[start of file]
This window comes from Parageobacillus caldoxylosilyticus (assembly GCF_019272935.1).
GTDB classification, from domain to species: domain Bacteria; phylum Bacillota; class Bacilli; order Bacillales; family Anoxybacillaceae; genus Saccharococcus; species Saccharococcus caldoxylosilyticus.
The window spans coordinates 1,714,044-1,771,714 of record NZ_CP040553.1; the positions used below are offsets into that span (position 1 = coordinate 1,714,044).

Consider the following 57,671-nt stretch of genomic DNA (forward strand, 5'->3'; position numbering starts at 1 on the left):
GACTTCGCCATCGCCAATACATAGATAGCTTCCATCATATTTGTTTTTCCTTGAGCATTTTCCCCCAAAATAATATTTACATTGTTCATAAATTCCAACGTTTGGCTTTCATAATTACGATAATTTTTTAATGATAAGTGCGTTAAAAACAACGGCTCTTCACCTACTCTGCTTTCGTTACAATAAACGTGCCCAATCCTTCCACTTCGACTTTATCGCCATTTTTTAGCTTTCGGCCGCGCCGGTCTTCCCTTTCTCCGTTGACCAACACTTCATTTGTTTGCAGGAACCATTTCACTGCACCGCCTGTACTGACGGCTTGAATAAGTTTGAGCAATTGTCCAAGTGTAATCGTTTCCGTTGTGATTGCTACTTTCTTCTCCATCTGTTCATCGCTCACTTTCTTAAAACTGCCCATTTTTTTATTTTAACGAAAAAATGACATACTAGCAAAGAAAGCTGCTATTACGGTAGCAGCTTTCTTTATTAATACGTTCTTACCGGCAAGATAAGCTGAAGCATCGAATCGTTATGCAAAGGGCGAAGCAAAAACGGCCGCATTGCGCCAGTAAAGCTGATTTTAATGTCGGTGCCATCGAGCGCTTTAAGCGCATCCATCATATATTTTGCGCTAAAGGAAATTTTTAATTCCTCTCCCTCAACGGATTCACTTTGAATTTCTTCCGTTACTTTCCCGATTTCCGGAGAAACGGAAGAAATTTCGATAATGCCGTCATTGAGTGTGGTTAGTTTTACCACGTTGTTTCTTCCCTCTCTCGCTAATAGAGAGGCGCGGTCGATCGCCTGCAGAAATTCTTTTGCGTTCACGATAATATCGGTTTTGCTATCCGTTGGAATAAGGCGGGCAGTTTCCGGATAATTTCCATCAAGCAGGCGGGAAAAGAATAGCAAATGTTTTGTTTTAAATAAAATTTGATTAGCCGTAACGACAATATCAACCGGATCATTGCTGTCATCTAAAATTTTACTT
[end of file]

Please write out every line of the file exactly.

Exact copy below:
This window comes from Parageobacillus caldoxylosilyticus (assembly GCF_019272935.1).
GTDB classification, from domain to species: domain Bacteria; phylum Bacillota; class Bacilli; order Bacillales; family Anoxybacillaceae; genus Saccharococcus; species Saccharococcus caldoxylosilyticus.
The window spans coordinates 1,714,044-1,771,714 of record NZ_CP040553.1; the positions used below are offsets into that span (position 1 = coordinate 1,714,044).

Consider the following 57,671-nt stretch of genomic DNA (forward strand, 5'->3'; position numbering starts at 1 on the left):
GACTTCGCCATCGCCAATACATAGATAGCTTCCATCATATTTGTTTTTCCTTGAGCATTTTCCCCCAAAATAATATTTACATTGTTCATAAATTCCAACGTTTGGCTTTCATAATTACGATAATTTTTTAATGATAAGTGCGTTAAAAACAACGGCTCTTCACCTACTCTGCTTTCGTTACAATAAACGTGCCCAATCCTTCCACTTCGACTTTATCGCCATTTTTTAGCTTTCGGCCGCGCCGGTCTTCCCTTTCTCCGTTGACCAACACTTCATTTGTTTGCAGGAACCATTTCACTGCACCGCCTGTACTGACGGCTTGAATAAGTTTGAGCAATTGTCCAAGTGTAATCGTTTCCGTTGTGATTGCTACTTTCTTCTCCATCTGTTCATCGCTCACTTTCTTAAAACTGCCCATTTTTTTATTTTAACGAAAAAATGACATACTAGCAAAGAAAGCTGCTATTACGGTAGCAGCTTTCTTTATTAATACGTTCTTACCGGCAAGATAAGCTGAAGCATCGAATCGTTATGCAAAGGGCGAAGCAAAAACGGCCGCATTGCGCCAGTAAAGCTGATTTTAATGTCGGTGCCATCGAGCGCTTTAAGCGCATCCATCATATATTTTGCGCTAAAGGAAATTTTTAATTCCTCTCCCTCAACGGATTCACTTTGAATTTCTTCCGTTACTTTCCCGATTTCCGGAGAAACGGAAGAAATTTCGATAATGCCGTCATTGAGTGTGGTTAGTTTTACCACGTTGTTTCTTCCCTCTCTCGCTAATAGAGAGGCGCGGTCGATCGCCTGCAGAAATTCTTTTGCGTTCACGATAATATCGGTTTTGCTATCCGTTGGAATAAGGCGGGCAGTTTCCGGATAATTTCCATCAAGCAGGCGGGAAAAGAATAGCAAATGTTTTGTTTTAAATAAAATTTGATTAGCCGTAACGACAATATCAACCGGATCATTGCTGTCATCTAAAATTTTACTT